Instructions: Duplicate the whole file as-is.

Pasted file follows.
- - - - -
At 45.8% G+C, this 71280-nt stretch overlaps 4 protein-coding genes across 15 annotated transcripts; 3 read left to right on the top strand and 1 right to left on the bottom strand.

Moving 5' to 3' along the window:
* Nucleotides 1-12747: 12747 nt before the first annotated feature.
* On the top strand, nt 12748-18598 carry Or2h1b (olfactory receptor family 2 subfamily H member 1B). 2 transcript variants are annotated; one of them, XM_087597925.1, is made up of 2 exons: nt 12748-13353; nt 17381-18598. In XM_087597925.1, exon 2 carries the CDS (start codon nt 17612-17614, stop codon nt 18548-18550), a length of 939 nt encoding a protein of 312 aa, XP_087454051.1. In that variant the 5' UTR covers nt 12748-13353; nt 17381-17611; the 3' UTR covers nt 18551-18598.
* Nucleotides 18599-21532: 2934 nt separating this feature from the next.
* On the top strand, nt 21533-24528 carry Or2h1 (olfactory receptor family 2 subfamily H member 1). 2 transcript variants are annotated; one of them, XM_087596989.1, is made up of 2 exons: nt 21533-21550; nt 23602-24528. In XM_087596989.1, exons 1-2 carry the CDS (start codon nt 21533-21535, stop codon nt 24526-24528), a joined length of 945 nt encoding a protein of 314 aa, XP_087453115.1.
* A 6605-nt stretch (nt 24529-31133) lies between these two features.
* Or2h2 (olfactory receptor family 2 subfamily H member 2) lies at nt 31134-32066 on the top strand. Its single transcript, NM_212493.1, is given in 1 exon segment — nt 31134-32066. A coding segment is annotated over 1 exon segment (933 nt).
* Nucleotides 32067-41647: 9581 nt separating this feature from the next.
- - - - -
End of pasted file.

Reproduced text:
At 45.8% G+C, this 71280-nt stretch overlaps 4 protein-coding genes across 15 annotated transcripts; 3 read left to right on the top strand and 1 right to left on the bottom strand.

Moving 5' to 3' along the window:
* Nucleotides 1-12747: 12747 nt before the first annotated feature.
* On the top strand, nt 12748-18598 carry Or2h1b (olfactory receptor family 2 subfamily H member 1B). 2 transcript variants are annotated; one of them, XM_087597925.1, is made up of 2 exons: nt 12748-13353; nt 17381-18598. In XM_087597925.1, exon 2 carries the CDS (start codon nt 17612-17614, stop codon nt 18548-18550), a length of 939 nt encoding a protein of 312 aa, XP_087454051.1. In that variant the 5' UTR covers nt 12748-13353; nt 17381-17611; the 3' UTR covers nt 18551-18598.
* Nucleotides 18599-21532: 2934 nt separating this feature from the next.
* On the top strand, nt 21533-24528 carry Or2h1 (olfactory receptor family 2 subfamily H member 1). 2 transcript variants are annotated; one of them, XM_087596989.1, is made up of 2 exons: nt 21533-21550; nt 23602-24528. In XM_087596989.1, exons 1-2 carry the CDS (start codon nt 21533-21535, stop codon nt 24526-24528), a joined length of 945 nt encoding a protein of 314 aa, XP_087453115.1.
* A 6605-nt stretch (nt 24529-31133) lies between these two features.
* Or2h2 (olfactory receptor family 2 subfamily H member 2) lies at nt 31134-32066 on the top strand. Its single transcript, NM_212493.1, is given in 1 exon segment — nt 31134-32066. A coding segment is annotated over 1 exon segment (933 nt).
* Nucleotides 32067-41647: 9581 nt separating this feature from the next.